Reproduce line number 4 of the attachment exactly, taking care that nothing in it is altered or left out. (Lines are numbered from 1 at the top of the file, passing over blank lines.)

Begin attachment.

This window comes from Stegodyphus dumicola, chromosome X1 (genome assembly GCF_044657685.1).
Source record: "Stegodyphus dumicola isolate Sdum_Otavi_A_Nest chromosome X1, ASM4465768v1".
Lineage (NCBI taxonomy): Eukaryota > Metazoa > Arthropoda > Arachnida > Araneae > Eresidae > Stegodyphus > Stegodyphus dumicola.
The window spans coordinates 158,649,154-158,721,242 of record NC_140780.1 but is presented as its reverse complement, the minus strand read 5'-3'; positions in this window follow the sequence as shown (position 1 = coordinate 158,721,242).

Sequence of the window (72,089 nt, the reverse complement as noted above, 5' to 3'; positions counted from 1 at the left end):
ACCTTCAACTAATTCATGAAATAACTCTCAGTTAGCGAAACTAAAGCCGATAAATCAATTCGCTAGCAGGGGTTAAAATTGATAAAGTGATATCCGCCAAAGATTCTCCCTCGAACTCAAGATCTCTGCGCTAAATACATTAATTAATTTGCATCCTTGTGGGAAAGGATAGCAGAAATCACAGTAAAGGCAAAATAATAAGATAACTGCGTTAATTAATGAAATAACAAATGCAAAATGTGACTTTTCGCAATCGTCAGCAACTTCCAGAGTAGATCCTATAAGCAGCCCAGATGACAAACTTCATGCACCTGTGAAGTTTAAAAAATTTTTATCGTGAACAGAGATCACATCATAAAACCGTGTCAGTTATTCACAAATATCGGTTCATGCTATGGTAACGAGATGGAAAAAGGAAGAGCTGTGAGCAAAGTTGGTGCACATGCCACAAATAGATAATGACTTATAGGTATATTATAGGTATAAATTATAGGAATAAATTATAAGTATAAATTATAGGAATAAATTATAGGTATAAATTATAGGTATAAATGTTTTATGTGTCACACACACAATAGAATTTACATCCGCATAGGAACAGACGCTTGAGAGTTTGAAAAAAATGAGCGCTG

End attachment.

The window spans coordinates 158,649,154-158,721,242 of record NC_140780.1 but is presented as its reverse complement, the minus strand read 5'-3'; positions in this window follow the sequence as shown (position 1 = coordinate 158,721,242).